If I may be so bold? I’m returning to a book to find that my own historical marginalia gets pretty cute when I discover amazing narrative links between concepts that basically do my thinking for me. OMG! Dorothy Richardson, you wonderful 1905 faux-“New York Working Girl.”
My friend N scrawled the cutest marginalia I’ve ever seen in her copy of the Norton Anthology of British Literature about twelve years ago when she was a poetry-loving virginal undergraduate English major in Canada, where we’re both from. I borrowed N’s Norton back when I was studying for the evil Lit GRE and had a few hundred years’ worth of English literature to master. There, at the bottom of the John Donne poem I was flicking past, I found N’s precious annotation and I swear to god I wept: “Please, let me be in love like Donne & lover.”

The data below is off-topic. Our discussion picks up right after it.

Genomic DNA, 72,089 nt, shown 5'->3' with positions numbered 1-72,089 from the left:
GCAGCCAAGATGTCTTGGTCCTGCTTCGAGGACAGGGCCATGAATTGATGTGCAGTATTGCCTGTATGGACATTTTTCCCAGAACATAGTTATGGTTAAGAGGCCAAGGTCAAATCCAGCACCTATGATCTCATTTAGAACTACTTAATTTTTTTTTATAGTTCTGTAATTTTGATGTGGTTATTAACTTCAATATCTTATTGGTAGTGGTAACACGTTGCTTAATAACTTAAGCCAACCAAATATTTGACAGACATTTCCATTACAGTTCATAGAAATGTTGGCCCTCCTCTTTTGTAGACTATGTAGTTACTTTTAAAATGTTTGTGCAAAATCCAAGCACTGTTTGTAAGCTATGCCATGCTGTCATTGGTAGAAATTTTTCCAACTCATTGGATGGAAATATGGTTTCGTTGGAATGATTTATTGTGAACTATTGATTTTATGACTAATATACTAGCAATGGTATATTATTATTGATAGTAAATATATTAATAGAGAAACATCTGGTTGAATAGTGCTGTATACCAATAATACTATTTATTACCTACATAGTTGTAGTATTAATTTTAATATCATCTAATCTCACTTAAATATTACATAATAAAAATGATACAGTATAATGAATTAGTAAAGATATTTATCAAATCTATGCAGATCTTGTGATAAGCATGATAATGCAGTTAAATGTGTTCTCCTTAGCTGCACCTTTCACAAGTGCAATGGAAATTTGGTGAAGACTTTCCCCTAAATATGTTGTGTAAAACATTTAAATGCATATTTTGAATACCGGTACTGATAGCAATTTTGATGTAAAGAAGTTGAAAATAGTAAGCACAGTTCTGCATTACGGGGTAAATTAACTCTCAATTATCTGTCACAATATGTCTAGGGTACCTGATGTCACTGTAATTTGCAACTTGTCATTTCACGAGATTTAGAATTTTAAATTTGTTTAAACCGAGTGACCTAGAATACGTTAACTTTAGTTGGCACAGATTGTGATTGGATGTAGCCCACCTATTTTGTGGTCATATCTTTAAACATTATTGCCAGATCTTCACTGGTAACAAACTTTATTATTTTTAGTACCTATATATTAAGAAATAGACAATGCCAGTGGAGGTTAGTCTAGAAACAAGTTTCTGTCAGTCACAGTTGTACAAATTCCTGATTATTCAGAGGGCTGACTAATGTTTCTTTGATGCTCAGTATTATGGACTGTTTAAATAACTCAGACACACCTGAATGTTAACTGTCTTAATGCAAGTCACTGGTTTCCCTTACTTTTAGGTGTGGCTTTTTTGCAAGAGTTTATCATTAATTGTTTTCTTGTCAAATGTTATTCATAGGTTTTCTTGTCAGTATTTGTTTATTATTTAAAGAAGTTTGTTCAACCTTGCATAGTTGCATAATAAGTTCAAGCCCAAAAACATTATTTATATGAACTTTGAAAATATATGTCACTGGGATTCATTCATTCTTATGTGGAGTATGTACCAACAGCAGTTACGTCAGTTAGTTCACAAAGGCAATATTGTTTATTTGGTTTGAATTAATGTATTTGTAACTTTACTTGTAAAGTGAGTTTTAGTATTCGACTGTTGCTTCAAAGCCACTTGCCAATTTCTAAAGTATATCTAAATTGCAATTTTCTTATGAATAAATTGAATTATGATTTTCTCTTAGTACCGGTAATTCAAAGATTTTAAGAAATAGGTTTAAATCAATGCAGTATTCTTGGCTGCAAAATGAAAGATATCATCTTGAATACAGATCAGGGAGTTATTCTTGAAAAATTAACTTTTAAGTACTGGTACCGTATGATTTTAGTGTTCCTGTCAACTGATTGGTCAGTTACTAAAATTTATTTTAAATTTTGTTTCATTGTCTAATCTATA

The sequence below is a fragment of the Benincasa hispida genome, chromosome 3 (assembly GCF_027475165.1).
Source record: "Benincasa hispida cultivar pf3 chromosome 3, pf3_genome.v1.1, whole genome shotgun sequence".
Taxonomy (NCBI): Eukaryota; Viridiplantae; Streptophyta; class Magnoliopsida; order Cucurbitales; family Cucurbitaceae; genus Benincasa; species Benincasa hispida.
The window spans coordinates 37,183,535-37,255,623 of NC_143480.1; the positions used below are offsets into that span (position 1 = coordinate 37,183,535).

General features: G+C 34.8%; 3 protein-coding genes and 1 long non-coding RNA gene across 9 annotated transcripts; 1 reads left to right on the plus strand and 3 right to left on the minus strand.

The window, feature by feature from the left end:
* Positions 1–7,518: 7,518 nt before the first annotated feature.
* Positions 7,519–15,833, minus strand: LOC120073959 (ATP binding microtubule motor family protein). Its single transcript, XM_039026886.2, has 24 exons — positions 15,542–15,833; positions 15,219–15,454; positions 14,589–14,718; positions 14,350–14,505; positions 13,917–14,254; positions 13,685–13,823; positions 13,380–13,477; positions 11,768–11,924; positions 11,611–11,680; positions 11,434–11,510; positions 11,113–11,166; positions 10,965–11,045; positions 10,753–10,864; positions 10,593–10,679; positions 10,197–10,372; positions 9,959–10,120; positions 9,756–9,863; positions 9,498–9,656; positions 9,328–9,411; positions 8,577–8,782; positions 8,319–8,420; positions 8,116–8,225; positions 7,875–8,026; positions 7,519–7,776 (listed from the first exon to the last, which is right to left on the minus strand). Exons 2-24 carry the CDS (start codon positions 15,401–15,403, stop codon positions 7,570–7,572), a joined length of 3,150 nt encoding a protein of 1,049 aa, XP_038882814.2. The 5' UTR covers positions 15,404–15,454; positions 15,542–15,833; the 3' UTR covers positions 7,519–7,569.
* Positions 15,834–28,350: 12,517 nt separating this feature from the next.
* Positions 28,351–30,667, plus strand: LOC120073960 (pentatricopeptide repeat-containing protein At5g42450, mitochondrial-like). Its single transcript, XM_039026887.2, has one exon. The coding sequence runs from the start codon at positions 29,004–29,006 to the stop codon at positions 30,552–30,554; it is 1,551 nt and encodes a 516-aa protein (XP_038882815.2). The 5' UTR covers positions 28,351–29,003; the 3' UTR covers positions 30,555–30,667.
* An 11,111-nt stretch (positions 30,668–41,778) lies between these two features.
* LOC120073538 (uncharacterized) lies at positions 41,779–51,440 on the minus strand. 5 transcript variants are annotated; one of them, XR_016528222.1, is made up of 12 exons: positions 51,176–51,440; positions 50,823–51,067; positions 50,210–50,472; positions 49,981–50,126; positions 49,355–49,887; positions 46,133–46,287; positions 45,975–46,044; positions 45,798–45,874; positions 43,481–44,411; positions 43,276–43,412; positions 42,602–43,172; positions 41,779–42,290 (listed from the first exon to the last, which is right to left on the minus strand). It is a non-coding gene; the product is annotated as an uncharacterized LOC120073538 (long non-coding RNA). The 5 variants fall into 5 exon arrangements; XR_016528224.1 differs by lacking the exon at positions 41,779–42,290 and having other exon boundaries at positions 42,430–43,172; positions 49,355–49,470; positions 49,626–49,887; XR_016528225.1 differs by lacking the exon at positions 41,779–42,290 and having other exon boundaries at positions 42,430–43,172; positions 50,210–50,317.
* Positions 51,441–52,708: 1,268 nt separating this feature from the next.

We’ve argued over this for years— N insists that it’s a paraphrase of Donne’s meaning in this stanza, but I’m certain it’s a romantic’s fervent wish exhaled in the margins of a book that’s not usually the site of such diaristic expression. Either way I think we can agree it is very, very cute.